The real problem with Netanyahu’s mufti speech

By calling the Palestinians Nazis, the Israeli prime minister was saying they can never be negotiated with — that Israel must fight them to the bloody end.

Prime Minister Benjamin Netanyahu gives a speech at the World Zionist Congress, Jerusalem, October 20, 2015. (Amos Ben-Gershom/GPO)
Prime Minister Benjamin Netanyahu gives a speech at the World Zionist Congress, Jerusalem, October 20, 2015. (Amos Ben-Gershom/GPO)

Despite the festival of mockery taking place on social media, Benjamin Netanyahu clearly does not believe that Grand Mufti Haj Amin al-Husseini is more responsible than Hitler for the Holocaust. (Although that is exactly what the prime minister said in his speech at the World Zionist Conference on Tuesday.) Netanyahu is a smart guy who knows World War II history better than most of his critics. The idea that the mufti is responsible for the extermination of European Jewry is completely absurd, and Netanyahu knows that. Just like he explained the next day, he wasn’t even talking about the Nazis, and he certainly never meant to absolve them for the Holocaust. The prime minister was trying to make a statement about the Palestinians and that’s the real problem.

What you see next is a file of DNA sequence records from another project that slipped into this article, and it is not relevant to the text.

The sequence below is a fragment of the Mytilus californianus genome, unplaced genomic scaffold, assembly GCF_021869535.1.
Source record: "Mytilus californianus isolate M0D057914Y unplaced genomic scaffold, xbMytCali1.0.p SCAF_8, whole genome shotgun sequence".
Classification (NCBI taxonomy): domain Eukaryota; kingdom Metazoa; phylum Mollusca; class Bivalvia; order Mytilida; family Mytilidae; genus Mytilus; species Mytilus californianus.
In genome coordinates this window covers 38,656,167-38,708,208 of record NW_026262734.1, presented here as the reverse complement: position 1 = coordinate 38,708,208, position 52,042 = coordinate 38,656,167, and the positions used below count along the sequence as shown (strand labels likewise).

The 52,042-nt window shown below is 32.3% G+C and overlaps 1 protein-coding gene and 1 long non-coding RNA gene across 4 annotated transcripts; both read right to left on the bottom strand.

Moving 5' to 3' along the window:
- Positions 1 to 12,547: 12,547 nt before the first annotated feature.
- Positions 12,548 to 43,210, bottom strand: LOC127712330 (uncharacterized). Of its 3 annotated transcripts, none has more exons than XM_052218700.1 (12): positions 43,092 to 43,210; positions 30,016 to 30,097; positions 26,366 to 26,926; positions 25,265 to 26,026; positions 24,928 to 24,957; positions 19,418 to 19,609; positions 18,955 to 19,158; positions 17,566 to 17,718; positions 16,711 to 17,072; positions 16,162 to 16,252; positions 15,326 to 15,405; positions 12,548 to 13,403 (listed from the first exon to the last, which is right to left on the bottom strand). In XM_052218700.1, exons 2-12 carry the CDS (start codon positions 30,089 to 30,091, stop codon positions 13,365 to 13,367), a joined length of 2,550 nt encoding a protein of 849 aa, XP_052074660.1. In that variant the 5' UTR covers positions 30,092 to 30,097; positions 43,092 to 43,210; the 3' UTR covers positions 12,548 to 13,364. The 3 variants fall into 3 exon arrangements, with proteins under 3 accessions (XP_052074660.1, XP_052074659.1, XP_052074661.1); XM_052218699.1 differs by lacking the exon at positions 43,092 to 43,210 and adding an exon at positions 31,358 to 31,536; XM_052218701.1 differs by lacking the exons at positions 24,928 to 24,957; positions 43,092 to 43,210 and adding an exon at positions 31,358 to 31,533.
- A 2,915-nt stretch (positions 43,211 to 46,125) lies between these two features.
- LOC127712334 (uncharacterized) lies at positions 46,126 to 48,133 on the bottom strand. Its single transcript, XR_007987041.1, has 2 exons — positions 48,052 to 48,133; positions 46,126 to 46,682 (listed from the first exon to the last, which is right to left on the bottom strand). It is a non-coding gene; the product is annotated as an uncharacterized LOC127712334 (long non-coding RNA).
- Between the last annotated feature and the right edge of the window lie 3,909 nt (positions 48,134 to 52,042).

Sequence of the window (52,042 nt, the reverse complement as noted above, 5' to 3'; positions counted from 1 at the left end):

Saying that the Palestinians are Nazis — very much like the comparison between Israel and the Nazis — has no place in a fact-based or historically accurate discourse. That should go without saying. The only reason to do so would be to illustrate that it is impossible to negotiate, or even speak with, the other side — that they must be fought to the bloody end. That is the historical historical context and significance of comparing somebody to the Nazis. They are one of the few regimes in all of history whose illegitimacy is absolute — to everyone in the world. Even those who had the most remote ties with the Nazis, even those who tried to make deals with them to save Jews, were later classified as traitors. Because one wages only war against Nazis. Look at every WWII film ever made — there is no such thing as a good Nazi.